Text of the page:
Out of the myriad priorities businesses need to juggle in today’s inflation-ridden economy, improving the customer experience(CX) now ranks above changes to pricing or products. Fueled by the pandemic, this newfound focus on the customer has made organizations of all sizes rethink how they do business today.
While CX was considered an afterthought by most businesses just a decade ago, customer expectations greatly shifted during the pandemic, placing CX in the spotlight. Today, 9 out of 10 businesses see customer experience as their primary grounds for competition. But the companies that see the most success in this arena do one thing differently than all the rest: they integrate their CX and sales teams’ data and processes rather than silo the two specializations.
Of course, most organizations still haven’t quite mastered the balance, regardless of how aligned they may be around customer needs. The benefits of a more streamlined approach are many-fold. According to findings from PWC, the majority of customers will pay more for a great customer experience and half will even make impulse purchases beyond the product or service they were planning to buy. Given that success in one field relies so heavily on the other, why is it that so many CX and sales teams remain separate from their colleagues?
Consumer expectations have drastically shifted the value organizations place on CX. What was once the duty of a sales team has now become an entirely unique field of specialization that many business leaders are still wrapping their heads around. This has led to many focusing on empowering CX teams with customer-focused tools like chatbots, real-time insights, consumer-sentiment models, and more. While these investments are necessary, one key ingredient to success is often forgotten, or worse, kept under lock and key in an entirely different department. To empower CX teams without alienating an organization’s equally important sales personnel, customer spending data rarely gets integrated with the wealth of information CX teams take in from the other tools at their disposal. This oversight might seem small, but the opportunity cost is immense.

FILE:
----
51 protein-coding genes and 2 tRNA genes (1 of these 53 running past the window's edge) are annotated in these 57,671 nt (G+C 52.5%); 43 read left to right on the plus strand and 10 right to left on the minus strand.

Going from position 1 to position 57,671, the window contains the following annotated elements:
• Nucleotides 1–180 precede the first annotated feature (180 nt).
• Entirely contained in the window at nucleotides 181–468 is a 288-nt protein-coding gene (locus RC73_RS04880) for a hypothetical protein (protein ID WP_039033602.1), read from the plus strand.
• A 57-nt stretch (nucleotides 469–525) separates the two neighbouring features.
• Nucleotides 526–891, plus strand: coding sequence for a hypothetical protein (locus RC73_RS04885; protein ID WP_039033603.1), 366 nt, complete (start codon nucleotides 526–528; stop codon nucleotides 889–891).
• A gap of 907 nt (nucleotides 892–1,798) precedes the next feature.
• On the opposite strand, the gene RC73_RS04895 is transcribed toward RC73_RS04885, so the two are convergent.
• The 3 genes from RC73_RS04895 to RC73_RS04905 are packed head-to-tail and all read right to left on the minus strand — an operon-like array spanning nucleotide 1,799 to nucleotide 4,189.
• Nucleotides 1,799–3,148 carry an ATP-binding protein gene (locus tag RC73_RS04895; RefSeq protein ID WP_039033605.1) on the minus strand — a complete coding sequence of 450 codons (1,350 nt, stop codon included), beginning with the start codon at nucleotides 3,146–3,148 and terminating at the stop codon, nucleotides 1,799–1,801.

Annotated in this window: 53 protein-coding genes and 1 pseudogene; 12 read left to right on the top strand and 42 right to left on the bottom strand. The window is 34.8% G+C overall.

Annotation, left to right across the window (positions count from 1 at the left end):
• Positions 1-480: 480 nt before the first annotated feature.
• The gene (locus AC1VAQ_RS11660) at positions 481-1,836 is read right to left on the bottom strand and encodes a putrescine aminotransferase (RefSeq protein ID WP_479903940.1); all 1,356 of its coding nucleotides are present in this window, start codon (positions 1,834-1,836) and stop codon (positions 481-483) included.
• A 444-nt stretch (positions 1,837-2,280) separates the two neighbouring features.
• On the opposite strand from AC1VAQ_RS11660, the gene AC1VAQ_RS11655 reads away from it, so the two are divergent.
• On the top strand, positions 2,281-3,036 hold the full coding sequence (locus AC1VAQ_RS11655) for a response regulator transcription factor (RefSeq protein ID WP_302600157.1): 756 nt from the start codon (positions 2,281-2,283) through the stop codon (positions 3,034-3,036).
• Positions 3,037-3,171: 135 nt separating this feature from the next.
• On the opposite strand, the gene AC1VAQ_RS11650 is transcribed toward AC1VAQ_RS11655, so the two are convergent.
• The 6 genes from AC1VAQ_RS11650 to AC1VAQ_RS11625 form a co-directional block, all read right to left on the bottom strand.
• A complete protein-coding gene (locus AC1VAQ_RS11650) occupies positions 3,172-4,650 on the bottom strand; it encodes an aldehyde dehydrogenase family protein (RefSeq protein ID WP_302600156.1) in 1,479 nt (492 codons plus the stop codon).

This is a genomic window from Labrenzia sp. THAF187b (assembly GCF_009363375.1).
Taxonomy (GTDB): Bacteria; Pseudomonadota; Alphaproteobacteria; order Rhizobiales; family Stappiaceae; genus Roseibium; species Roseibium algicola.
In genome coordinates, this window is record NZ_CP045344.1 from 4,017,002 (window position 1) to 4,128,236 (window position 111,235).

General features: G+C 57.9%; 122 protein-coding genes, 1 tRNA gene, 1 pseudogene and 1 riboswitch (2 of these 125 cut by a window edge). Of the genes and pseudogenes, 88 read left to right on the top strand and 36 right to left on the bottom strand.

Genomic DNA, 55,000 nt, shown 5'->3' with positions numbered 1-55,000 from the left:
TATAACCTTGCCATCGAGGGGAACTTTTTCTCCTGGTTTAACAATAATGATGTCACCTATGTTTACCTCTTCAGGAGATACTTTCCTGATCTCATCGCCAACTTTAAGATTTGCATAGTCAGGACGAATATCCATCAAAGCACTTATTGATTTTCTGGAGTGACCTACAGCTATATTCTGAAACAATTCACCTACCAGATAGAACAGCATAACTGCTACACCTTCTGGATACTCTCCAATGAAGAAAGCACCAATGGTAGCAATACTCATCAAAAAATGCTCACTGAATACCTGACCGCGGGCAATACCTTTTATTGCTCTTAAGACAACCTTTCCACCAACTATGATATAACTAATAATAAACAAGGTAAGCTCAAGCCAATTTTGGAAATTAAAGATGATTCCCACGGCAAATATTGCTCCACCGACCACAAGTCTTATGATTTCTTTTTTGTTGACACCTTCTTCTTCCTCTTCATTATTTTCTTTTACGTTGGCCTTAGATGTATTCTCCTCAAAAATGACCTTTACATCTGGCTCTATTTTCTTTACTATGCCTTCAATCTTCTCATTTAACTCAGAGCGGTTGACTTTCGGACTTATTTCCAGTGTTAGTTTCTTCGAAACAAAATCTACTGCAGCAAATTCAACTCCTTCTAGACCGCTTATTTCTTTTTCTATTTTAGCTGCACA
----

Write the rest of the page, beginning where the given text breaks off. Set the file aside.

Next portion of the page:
Of the organizations that have integrated their sales and CX teams, almost all say that it’s been a game changer in 2022. By combining insights around customer spending habits with past support data, CX experts are more likely to identify sales opportunities during general customer interactions. And when it comes to their most loyal customers (where the data may be even more robust), CX teams are 6 times more likely to identify new sales opportunities. In other words, CX teams should no longer be viewed as “support staff” for sales teams. With the right tools and increased synergy, CX teams can function as an entire profit center, delivering abundant cross-sell and upsell potential.
Organizations hoping to compete in today’s customer-driven marketplace need to reimagine their CX teams as an extension of their sales machine. Consider these three action items to level up your CX strategy for sales growth:
Train your CX teams on sales, including key messaging, pricing, and methods to close deals;
Align your CX and sales teams around a single, integrated process. This will make it easier for CX staff to connect customers with sales reps; and
Integrate CX and sales data to generate real-time insights. This will provide CX teams with the knowledge needed to identify sales opportunities effectively.
In 2022 alone, the organizations that integrated their sales and CX teams have continued to see annualized increases in customer spending. As more and more companies see the value in combining these teams, those that continue to maintain silos will fall behind. Don’t miss out on the benefits this shift in operations can bring. Empower your CX teams to drive sales, and the boost in revenue will soon follow.